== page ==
We bumped into one another constantly for the next nearly one half century. Countless awards shows that we did together. Dropping in on him when he was working Vegas and catching his stage show. He told us one night backstage after he had just knocked ‘em dead at a concert, that we made him nervous when we were in the audience. Can you imagine? What a nice compliment but Merle Haggard had no reason to be nervous with anyone when it came to singing.
We hosted a 90-minute Christmas TV special in 1985. Our guests were Roger Miller, Crystal Gale, Gene Autry and, of course, Merle. He sang “White Christmas” while holding his little Chihuahua on his lap. But the moment that is frozen in my memory is when we sat down to talk with him on camera and asked him to share with us one of his most memorable holiday memories and he started the story with, “In 1956 I woke up in a jail cell naked on Christmas Eve.”
That’s a story and a man you don’t easily forget. Everything he did, he made it real and straight-from-the-shoulder and straight-from-the-heart.
He was a guest on our TV variety show in the 90s. He was told we wanted him to do two songs and he asked which ones we wanted him to do. I sent back the message for him to do one of his choice and if he could, make the second one “Leonard”. That song, if you’ve never heard it, is Haggard writing at its best. It’s about Tommy Collins, an old country star from the 50s and every word of it is true. Add that to how well it is written and performed and you’ve got one of the best country records ever. Well, come the day of the show, he and his band worked on “Leonard” for over an hour and couldn’t make it come together. Most of his band had never played it before and Merle hadn’t sung it in 15 years and didn’t remember all the words. We told him to let it go, that it wasn’t that important and he said, “But that’s what you guys want and I want to do it for you.”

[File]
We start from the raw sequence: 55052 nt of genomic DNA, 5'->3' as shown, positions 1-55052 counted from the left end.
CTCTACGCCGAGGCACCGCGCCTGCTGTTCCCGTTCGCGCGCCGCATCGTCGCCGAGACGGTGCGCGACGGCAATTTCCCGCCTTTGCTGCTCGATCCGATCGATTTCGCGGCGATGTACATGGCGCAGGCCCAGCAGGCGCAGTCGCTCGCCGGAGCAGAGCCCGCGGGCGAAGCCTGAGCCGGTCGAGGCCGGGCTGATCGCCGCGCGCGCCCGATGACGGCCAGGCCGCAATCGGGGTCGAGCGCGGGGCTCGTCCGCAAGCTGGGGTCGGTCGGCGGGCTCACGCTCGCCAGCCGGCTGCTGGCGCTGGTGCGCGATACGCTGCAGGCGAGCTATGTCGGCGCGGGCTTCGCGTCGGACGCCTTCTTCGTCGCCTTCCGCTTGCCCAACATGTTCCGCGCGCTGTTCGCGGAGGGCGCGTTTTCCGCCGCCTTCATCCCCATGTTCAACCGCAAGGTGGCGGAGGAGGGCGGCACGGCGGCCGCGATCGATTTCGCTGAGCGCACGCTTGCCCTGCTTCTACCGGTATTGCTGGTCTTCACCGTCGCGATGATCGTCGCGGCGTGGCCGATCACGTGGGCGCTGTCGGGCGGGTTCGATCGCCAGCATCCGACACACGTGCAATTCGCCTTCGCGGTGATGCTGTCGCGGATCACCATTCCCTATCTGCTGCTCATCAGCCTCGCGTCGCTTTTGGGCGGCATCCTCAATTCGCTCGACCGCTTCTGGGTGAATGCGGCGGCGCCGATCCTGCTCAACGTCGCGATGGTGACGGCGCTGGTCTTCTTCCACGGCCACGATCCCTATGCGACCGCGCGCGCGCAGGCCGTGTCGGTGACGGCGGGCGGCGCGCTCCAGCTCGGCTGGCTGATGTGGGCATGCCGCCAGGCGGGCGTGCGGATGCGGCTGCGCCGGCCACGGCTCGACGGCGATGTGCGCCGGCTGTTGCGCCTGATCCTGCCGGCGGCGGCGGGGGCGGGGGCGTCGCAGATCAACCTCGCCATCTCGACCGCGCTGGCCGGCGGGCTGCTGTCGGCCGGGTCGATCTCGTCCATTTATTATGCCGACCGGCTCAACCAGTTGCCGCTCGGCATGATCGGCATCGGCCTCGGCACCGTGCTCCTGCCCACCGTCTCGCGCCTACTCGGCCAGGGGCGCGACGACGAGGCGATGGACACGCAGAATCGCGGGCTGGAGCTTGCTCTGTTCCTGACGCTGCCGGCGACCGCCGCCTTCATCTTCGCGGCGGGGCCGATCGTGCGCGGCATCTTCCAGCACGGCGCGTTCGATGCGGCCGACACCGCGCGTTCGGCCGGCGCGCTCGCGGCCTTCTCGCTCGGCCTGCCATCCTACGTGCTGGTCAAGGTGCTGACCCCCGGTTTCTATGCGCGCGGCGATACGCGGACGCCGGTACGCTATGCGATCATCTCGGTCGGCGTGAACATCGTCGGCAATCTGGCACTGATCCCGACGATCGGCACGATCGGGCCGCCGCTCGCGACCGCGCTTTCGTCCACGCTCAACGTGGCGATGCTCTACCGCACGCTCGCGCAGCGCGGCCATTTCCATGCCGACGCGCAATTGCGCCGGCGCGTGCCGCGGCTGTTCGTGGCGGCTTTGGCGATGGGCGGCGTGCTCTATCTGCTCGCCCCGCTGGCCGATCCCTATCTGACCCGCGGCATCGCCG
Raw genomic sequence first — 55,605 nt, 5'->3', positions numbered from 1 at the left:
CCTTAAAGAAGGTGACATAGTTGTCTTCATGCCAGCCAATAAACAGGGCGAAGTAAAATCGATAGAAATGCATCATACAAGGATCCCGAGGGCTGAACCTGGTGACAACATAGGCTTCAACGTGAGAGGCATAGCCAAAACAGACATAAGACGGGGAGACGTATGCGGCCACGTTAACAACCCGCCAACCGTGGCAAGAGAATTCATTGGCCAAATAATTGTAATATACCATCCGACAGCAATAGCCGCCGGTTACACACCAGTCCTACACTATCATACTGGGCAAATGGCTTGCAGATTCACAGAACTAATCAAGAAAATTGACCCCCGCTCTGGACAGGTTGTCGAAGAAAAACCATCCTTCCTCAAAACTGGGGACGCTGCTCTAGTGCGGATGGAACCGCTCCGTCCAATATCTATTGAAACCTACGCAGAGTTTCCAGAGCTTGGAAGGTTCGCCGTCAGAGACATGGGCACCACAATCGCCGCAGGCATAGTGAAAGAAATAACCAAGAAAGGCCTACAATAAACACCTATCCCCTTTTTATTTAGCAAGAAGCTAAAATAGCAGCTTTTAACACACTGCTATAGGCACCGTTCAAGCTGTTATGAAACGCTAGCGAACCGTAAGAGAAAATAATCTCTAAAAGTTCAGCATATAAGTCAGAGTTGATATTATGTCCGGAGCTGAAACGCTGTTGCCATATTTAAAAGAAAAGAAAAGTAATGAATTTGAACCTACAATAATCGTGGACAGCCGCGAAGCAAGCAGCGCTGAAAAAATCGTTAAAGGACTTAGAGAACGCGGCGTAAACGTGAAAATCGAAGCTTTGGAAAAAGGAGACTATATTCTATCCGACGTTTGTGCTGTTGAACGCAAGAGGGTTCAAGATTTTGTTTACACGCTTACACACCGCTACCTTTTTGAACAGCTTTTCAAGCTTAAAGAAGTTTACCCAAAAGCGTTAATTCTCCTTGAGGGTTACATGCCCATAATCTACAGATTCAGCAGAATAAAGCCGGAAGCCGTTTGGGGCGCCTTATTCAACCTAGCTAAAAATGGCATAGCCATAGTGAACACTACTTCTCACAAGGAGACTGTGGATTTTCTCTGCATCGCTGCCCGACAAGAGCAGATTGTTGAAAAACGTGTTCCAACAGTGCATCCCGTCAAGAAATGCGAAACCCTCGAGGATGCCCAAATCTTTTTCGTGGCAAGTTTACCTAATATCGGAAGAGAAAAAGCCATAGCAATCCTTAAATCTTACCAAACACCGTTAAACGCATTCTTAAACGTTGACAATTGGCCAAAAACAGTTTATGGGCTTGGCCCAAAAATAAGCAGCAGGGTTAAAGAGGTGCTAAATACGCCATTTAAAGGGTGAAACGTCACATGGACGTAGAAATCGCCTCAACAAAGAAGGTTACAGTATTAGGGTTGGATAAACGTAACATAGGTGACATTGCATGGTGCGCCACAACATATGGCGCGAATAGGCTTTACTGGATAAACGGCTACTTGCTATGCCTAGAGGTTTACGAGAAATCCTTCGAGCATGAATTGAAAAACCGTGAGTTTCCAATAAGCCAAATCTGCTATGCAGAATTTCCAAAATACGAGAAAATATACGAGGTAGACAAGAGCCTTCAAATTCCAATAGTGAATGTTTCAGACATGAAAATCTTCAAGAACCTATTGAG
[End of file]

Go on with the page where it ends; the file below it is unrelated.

Sadly, “Leonard” never made it to the air on that show, but look it up and play it tonight. I just sat here at my desk and listened to it and it brought chills and tears like it always does.
The last time I saw Merle was just a few years ago. He played Charlottesville, which is less than an hour over the mountain from us. Harold and I went over and sat on the bus and visited with him a while. He went out and sang all the hits he could fit into an hour and a half and we stood and cheered with everyone else like the fans we have always been.
Just say to any country music fan, “George or Merle?” and you will get a quick answer. I don’t know who will win in the end, but there is no shame in coming in second to either one of them.
I wrote a song the Statlers recorded called “Same Way Everytime”. It was a commentary on modern country music and one of the lines in it is – “Half of them sound like George and the other half sound like Merle”.
Starting today, now I’m going to miss both halves.
DSR – 4/6/16 11:15 pm